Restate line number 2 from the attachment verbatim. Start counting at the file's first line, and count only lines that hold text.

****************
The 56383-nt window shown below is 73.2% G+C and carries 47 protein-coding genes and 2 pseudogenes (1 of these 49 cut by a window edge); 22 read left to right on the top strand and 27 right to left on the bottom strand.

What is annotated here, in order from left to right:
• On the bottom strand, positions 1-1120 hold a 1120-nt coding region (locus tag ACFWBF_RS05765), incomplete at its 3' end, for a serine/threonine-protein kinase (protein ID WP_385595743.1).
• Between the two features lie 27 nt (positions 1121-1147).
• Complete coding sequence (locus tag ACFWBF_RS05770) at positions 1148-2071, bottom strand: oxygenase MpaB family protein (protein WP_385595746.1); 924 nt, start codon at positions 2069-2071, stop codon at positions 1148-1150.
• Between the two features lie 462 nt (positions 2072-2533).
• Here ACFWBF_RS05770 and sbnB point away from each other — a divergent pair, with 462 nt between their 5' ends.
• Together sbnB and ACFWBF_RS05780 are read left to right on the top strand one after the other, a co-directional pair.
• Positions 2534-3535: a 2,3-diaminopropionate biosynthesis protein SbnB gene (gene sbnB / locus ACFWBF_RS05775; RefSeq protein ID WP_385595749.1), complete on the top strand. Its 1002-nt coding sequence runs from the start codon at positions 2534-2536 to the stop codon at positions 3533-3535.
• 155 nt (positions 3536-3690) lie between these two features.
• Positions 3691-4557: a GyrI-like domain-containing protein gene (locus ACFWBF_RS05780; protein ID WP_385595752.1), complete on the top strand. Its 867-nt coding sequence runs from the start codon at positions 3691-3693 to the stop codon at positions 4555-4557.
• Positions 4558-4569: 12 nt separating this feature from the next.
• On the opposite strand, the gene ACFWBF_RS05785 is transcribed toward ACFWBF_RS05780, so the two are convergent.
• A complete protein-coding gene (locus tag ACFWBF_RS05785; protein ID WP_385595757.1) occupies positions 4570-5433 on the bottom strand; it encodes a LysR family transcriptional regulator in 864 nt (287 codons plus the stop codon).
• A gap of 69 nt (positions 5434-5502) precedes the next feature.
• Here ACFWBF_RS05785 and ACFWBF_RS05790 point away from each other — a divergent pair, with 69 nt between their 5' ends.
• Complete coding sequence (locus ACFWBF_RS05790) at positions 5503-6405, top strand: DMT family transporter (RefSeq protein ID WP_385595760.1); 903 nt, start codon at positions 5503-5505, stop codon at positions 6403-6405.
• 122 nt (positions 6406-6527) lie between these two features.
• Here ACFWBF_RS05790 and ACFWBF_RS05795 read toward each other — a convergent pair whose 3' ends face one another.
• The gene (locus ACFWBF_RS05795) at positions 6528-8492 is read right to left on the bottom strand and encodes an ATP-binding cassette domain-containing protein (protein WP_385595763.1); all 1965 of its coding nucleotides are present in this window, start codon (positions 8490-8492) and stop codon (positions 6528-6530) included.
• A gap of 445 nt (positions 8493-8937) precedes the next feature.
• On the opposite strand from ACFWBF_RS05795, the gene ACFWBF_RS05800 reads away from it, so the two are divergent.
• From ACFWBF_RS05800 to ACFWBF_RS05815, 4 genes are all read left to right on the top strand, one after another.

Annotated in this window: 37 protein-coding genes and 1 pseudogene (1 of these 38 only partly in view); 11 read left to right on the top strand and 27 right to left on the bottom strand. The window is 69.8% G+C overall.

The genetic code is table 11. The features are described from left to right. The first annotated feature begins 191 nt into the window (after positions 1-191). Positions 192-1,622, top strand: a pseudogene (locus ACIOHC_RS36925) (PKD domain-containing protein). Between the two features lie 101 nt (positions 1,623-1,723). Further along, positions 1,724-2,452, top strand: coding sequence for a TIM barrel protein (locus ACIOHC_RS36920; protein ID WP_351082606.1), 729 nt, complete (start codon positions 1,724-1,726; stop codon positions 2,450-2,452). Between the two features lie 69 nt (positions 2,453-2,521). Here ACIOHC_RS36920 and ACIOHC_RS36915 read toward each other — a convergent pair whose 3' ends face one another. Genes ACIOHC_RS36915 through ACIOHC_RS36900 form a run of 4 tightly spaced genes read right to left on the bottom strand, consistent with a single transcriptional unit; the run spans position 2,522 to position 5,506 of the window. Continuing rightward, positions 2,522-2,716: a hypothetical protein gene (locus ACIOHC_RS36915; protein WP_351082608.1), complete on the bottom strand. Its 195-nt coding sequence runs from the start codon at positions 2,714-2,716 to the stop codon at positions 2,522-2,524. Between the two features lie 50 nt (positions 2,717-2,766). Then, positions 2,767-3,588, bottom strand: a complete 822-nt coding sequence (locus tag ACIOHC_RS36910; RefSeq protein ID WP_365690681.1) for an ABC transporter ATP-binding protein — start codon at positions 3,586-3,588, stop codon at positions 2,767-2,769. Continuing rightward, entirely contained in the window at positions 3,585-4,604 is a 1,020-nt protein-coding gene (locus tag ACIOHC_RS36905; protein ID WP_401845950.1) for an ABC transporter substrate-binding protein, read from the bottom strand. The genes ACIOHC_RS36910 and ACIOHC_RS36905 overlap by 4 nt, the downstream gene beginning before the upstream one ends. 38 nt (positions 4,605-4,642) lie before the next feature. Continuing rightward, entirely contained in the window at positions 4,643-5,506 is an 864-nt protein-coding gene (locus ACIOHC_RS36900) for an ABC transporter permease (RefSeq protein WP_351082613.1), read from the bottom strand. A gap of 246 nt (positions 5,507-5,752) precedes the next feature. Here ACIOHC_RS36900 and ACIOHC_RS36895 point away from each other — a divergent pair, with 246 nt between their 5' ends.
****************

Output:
What is annotated here, in order from left to right: